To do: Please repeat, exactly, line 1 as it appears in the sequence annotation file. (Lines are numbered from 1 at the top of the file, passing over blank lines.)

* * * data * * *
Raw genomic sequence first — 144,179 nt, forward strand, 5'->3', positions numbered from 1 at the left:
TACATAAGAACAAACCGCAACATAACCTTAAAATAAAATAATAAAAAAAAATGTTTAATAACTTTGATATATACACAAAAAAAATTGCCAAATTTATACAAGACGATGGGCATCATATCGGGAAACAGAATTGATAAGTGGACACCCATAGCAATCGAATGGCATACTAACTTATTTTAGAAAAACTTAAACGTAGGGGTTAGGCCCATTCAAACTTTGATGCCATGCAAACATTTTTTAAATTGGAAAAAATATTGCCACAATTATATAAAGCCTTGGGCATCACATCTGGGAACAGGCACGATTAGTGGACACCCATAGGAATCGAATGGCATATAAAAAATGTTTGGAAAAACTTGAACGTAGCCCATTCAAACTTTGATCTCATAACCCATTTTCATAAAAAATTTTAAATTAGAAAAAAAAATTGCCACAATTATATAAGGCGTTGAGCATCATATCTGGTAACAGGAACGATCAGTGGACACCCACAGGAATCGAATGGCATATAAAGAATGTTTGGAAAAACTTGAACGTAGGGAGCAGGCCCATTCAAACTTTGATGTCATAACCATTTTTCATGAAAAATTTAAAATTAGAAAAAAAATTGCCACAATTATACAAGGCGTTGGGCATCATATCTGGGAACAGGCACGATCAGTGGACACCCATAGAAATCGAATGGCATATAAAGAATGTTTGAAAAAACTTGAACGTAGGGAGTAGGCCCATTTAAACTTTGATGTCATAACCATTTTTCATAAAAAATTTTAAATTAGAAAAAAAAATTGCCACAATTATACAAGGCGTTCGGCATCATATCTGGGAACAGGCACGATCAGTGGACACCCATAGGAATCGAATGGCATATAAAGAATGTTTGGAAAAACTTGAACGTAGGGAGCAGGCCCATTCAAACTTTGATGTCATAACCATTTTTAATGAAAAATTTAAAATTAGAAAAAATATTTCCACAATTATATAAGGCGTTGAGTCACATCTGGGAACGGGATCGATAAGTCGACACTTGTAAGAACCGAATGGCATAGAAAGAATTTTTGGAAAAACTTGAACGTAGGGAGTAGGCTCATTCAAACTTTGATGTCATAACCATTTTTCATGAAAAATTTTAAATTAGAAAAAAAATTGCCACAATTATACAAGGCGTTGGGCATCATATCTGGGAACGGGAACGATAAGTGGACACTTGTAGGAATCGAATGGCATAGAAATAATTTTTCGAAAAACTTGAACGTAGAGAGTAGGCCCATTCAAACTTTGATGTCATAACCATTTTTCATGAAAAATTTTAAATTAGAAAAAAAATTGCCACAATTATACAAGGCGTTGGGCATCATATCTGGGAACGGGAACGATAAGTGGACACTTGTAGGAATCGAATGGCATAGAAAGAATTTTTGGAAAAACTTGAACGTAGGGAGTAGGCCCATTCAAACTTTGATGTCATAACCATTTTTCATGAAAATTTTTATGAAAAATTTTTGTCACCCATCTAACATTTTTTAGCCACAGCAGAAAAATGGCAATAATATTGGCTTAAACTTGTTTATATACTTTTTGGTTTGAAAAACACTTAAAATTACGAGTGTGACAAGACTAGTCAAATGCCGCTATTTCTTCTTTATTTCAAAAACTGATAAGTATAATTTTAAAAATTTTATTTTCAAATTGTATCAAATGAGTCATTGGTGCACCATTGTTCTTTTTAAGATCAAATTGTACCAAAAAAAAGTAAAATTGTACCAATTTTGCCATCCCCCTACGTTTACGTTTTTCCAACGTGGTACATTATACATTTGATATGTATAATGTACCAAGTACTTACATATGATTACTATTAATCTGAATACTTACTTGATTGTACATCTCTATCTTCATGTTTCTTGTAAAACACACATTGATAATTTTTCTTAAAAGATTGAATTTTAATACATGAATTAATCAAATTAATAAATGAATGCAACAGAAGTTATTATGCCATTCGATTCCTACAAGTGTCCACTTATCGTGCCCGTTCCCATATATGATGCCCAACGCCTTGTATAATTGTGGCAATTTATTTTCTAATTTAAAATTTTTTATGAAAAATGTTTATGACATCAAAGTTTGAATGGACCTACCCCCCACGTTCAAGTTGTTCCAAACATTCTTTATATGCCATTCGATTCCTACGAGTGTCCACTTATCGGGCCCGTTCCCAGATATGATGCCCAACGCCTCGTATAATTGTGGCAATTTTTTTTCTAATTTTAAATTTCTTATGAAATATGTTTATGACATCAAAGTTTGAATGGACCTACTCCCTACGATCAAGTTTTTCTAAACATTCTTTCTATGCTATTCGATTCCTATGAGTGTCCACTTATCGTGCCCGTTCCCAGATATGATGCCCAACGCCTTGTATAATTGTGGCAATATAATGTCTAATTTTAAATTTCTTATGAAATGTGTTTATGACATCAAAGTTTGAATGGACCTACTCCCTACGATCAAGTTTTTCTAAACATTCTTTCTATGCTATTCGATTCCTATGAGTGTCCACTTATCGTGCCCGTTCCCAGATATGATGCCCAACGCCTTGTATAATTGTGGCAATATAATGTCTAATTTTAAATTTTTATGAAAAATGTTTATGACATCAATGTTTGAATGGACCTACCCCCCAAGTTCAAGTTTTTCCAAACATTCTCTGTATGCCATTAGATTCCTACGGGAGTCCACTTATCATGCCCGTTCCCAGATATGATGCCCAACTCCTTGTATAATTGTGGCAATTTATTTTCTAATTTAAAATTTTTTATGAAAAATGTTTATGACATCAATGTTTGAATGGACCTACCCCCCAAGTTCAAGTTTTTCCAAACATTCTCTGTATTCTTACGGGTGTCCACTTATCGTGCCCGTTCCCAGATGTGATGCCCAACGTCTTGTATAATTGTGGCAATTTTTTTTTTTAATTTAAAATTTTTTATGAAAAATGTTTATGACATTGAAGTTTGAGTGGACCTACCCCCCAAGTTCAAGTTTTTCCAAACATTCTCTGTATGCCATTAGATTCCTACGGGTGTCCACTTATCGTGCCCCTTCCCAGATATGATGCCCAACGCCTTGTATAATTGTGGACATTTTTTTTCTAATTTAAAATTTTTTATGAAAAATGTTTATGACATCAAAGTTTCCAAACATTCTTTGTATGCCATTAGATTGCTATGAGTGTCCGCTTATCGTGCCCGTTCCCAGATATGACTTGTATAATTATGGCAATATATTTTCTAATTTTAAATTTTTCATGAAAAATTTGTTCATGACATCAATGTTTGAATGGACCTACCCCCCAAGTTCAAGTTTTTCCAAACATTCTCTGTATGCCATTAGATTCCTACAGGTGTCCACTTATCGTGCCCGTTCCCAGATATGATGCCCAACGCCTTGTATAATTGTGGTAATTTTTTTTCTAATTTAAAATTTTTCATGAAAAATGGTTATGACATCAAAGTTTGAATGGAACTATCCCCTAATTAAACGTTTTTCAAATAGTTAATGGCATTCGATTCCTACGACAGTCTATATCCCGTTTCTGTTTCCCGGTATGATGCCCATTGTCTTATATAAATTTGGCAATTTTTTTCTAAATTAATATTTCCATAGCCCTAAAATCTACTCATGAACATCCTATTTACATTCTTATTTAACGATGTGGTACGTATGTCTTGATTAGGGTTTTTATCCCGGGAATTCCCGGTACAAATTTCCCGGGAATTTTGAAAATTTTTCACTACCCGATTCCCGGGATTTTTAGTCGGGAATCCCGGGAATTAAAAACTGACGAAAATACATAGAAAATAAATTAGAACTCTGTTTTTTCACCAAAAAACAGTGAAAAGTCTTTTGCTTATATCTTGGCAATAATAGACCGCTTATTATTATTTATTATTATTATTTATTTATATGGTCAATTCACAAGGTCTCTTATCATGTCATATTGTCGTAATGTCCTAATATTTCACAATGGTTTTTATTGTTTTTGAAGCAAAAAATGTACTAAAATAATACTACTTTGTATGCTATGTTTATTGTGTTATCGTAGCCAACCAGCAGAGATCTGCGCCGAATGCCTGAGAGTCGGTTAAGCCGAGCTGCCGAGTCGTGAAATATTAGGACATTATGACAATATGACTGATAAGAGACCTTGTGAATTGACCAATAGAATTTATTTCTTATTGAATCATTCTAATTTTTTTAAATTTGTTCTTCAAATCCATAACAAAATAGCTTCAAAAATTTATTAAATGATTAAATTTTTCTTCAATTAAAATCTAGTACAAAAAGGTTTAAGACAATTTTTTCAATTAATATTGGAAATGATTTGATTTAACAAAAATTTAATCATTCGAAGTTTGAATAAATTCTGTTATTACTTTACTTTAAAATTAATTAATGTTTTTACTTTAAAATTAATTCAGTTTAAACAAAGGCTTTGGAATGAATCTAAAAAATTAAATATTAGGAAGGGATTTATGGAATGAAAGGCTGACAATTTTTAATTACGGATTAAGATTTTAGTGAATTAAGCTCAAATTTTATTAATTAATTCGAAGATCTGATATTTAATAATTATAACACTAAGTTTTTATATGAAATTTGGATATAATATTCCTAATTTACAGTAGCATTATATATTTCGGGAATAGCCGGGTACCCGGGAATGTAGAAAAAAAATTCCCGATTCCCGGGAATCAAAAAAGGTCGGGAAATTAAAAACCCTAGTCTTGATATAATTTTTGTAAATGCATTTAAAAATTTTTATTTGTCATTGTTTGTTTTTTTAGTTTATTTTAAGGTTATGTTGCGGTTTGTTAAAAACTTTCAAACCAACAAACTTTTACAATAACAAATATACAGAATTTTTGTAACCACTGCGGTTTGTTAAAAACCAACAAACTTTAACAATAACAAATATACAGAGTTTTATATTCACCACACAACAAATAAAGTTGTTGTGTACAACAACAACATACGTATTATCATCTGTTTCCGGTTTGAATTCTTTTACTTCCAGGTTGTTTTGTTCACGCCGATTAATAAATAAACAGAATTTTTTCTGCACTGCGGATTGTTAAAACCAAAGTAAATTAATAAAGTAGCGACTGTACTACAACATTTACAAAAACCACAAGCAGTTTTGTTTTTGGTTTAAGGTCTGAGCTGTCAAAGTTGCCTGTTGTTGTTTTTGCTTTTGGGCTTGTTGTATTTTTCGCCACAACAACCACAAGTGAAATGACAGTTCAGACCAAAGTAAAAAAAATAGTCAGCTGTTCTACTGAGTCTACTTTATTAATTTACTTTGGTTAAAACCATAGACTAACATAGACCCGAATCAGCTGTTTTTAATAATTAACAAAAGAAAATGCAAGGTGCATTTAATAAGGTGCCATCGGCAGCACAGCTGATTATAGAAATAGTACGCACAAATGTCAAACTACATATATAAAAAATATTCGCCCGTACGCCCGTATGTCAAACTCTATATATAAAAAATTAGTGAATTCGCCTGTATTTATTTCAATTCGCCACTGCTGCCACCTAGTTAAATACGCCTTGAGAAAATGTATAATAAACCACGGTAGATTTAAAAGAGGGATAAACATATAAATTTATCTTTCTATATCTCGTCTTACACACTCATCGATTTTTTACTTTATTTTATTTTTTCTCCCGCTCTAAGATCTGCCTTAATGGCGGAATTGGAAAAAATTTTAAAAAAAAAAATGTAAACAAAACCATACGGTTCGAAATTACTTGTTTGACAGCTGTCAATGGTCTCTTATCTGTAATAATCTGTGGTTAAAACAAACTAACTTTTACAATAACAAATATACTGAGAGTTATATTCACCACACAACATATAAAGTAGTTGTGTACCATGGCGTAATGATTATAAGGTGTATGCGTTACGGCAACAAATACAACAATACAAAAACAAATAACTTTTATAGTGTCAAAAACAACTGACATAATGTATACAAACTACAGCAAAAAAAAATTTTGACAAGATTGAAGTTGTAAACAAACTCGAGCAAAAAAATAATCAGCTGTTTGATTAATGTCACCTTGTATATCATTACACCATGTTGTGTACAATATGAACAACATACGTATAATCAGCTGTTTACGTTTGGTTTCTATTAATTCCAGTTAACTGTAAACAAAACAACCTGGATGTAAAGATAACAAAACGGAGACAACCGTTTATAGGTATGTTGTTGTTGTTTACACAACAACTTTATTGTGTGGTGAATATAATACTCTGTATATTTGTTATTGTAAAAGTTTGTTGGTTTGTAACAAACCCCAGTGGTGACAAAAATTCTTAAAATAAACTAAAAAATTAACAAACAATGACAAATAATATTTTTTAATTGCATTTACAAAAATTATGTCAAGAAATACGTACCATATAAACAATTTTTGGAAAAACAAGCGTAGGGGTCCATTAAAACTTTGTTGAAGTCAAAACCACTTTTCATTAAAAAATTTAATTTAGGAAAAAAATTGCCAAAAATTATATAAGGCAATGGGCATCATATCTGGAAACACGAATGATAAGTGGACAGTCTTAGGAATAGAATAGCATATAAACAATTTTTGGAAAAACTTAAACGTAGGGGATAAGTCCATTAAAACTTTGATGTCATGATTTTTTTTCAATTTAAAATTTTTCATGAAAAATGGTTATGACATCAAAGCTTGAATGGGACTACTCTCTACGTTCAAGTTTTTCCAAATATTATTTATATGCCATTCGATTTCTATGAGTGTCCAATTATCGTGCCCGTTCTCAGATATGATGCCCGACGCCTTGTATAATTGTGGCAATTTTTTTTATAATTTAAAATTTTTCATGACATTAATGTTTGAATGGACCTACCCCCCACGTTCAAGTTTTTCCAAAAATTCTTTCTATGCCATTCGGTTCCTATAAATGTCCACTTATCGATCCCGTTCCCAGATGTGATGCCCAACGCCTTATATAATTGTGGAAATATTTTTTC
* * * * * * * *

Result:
Raw genomic sequence first — 144,179 nt, forward strand, 5'->3', positions numbered from 1 at the left: